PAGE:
Tim Tai, Contributing Photographer

As admissions officers begin to review applications for the Yale School of Music’s incoming class, the total number of applications received is expected to be near last year’s record total. 

In their applications, which were due on Dec. 1, students were required to submit pre-screening recordings and questionnaires. The online application is just the first stage of the application process: a select number of students will be invited for a live audition in January and final admissions decisions will be made by March. Admitted students will have until April 15 to respond to their offer to matriculate. 

“It’s difficult to gauge where we are because we had a record [number of applications] broken last year, but we’re set to be almost as high this year,” said Donna Yoo, director of admissions at the Music School. 

Last year, an unprecedented number of applicants participated in the Music School’s fully-online audition process. According to Yoo, this was in part due to the School of Music having the resources to get through the pandemic due to its connection to the larger University. This was appealing to musicians in particular as they watched the music industry “crumble in front of their eyes” during the pandemic.

Yoo added that the full-tuition scholarship the Music School offers to all of its students, the Music School’s high-level training and the addition of new faculty members may all have played a part in attracting last year’s record number of applicants.

According to Yoo, the main characteristic the Music School looks for in its applicants is talent rather than previous experience studying music. For that reason, applicants are not required to have a bachelor’s degree in music from their undergraduate program.

“It’s very possible that you had a B.A. or B.S. from your undergraduate and are still just as great a musician,” Yoo said. “We welcome students from all backgrounds and that’s one thing that is distinctive about our program.”

As part of its effort to seek applicants from a greater variety of backgrounds, last year’s round of applications marked the first time that the Music School collaborated with a number of historically Black colleges and universities. According to Yoo, the Music School welcomed five students from HBCUs and waived their $100 application fee.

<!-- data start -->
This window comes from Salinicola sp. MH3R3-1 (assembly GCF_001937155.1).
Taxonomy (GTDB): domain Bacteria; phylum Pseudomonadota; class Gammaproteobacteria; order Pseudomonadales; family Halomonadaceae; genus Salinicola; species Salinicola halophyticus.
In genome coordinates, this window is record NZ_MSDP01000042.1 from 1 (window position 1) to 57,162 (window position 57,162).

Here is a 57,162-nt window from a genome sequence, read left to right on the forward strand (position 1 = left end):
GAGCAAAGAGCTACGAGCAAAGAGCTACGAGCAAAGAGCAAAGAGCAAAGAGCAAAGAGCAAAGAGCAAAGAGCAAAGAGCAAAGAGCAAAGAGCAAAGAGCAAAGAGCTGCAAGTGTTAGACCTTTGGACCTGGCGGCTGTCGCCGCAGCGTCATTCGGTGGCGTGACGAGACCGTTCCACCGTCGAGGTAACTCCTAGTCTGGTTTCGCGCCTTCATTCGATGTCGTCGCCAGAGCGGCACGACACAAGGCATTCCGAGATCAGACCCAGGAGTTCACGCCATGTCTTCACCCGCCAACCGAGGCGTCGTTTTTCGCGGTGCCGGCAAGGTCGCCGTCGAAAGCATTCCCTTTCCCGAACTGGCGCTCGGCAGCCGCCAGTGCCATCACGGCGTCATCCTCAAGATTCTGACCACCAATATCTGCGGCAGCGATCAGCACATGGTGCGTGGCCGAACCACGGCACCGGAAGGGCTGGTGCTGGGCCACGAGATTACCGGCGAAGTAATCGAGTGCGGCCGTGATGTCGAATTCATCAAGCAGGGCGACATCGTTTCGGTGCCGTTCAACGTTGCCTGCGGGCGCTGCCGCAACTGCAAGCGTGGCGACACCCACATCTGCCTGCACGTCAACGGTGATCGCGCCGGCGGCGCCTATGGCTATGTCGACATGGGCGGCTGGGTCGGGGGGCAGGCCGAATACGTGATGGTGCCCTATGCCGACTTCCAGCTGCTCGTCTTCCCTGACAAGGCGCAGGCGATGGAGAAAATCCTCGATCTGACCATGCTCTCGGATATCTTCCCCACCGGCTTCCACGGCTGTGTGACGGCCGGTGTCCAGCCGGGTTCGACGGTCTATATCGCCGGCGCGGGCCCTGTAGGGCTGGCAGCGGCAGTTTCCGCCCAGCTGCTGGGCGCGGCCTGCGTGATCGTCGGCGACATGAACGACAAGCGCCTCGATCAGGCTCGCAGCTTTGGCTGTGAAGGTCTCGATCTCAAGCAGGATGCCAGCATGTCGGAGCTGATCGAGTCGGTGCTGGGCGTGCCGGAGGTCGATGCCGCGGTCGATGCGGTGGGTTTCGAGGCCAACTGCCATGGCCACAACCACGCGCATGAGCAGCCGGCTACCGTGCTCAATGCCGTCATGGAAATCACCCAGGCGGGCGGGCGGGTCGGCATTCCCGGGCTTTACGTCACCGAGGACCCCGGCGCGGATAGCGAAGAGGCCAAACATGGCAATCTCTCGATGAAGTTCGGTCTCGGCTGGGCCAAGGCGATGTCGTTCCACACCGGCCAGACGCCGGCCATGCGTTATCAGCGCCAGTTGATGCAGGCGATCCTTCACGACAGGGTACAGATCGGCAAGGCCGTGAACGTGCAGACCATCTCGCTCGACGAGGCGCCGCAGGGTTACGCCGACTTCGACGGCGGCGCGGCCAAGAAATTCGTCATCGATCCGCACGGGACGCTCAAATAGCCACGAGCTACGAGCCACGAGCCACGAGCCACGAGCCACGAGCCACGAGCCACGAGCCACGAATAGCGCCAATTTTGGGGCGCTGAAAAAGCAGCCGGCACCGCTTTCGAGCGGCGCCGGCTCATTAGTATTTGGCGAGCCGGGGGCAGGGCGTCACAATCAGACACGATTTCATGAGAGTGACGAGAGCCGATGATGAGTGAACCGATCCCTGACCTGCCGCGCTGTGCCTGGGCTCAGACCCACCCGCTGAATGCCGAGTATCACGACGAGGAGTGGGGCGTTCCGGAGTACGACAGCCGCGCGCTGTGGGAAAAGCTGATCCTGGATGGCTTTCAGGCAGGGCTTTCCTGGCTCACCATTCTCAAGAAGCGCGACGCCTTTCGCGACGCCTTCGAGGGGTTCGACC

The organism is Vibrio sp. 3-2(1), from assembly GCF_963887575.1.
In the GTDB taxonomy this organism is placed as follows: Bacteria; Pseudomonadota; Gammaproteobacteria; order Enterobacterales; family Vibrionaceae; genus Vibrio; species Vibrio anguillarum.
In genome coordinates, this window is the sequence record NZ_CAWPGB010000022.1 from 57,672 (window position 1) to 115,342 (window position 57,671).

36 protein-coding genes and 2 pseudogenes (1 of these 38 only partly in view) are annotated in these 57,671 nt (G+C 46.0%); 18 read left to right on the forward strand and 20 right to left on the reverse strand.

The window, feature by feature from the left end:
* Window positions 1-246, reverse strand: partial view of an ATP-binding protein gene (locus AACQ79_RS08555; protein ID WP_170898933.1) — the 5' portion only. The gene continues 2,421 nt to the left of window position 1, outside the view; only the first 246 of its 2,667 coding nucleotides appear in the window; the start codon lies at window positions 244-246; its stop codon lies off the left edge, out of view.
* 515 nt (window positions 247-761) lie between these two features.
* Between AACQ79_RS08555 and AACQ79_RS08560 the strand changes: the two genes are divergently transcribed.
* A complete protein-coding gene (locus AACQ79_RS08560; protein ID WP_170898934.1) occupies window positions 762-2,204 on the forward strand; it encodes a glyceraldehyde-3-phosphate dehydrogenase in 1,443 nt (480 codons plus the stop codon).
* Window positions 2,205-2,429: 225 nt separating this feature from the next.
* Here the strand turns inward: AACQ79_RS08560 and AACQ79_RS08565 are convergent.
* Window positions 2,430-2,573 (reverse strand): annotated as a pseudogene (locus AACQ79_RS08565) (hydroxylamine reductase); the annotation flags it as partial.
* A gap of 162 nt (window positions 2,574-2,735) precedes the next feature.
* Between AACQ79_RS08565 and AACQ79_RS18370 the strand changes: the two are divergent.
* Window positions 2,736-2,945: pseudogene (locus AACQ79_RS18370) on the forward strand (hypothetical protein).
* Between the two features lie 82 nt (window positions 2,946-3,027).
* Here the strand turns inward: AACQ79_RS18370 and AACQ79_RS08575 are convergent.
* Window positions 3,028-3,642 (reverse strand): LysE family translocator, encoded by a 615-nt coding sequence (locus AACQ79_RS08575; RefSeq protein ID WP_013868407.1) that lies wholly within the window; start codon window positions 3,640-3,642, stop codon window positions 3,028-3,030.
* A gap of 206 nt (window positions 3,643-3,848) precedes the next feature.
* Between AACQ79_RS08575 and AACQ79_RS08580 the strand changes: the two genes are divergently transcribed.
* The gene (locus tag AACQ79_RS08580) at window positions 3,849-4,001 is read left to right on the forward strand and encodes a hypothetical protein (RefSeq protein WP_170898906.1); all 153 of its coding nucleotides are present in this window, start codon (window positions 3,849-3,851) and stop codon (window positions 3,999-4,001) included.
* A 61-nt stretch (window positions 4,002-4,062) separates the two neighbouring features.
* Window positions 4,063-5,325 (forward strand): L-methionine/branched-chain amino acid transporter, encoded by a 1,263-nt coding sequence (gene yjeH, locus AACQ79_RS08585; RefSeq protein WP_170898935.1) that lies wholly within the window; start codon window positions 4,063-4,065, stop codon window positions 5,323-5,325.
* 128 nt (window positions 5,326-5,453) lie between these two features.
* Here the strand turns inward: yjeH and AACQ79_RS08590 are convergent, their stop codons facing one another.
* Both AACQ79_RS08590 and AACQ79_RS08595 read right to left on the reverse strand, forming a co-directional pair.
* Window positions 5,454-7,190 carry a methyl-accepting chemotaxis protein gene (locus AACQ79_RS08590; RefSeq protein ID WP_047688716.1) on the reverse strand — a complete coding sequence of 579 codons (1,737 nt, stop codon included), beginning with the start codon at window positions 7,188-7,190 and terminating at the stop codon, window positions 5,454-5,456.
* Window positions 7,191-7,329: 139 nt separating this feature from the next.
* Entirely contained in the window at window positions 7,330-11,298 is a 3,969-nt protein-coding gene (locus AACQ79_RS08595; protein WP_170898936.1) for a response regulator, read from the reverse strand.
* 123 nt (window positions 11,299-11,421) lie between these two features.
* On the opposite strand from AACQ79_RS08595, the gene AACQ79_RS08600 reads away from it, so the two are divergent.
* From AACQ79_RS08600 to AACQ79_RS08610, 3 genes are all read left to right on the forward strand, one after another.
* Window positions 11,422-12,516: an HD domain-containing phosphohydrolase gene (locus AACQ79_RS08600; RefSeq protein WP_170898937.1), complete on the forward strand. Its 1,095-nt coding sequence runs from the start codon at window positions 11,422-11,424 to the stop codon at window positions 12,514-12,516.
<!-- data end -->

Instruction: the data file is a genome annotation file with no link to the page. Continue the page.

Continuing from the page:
This year, YSM has 13 student applicants from eight different HBCUs. Yoo added that even though the partnership does not guarantee admission, the Music School still aimed to prevent the application fee from becoming a barrier to application.

Last year, the School of Music conducted online auditions for the first time. This year, the admissions office has still not made a decision about whether auditions will take place online or in person.

“We hope to bring [auditioning students to Yale’s campus] because there’s nothing like being able to see the campus and figure out if this is going to be their home for their graduate studies,” Yoo said. “I think that being able to see yourself in the city that you’re going to live in is important, especially for graduate students.”

While all applicants must participate in the audition process, the specific requirements and formats vary depending on the instrument or program. Flutist Danielle Maeng MUS ’22, who auditioned before the pandemic, had to submit a pre-screening video recording of assigned pieces and music excerpts. Then, she was invited for a live audition on campus. According to Maeng, being able to see the campus and meet professors is “essential” when deciding on a program. 

“The Yale School of Music is a very special place and since our program is small, we are quite a tight-knit community. I wasn’t sure what to expect when I first came to Yale; however, one aspect I value most is the culture at the School of Music,” Maeng said. “Everyone is very passionate and focused on their musical careers but are also extremely supportive of one another. We are a family and I feel very lucky to be a part of such an artistic community.”

For students who are offered an audition, Cameron Cullen MUS ’22 recommended that they practice and try their hardest.

“I definitely was making mistakes and playing kind of badly at times in my audition, but I was just trying my hardest to be musical and be interesting,” Cullen said. “And that paid off.”

The Yale School of Music is located at 98 Wall St. 

Gamze covers music news for the Arts desk and writes for the WKND. She is a sophomore in Pauli Murray majoring in psychology and humanities.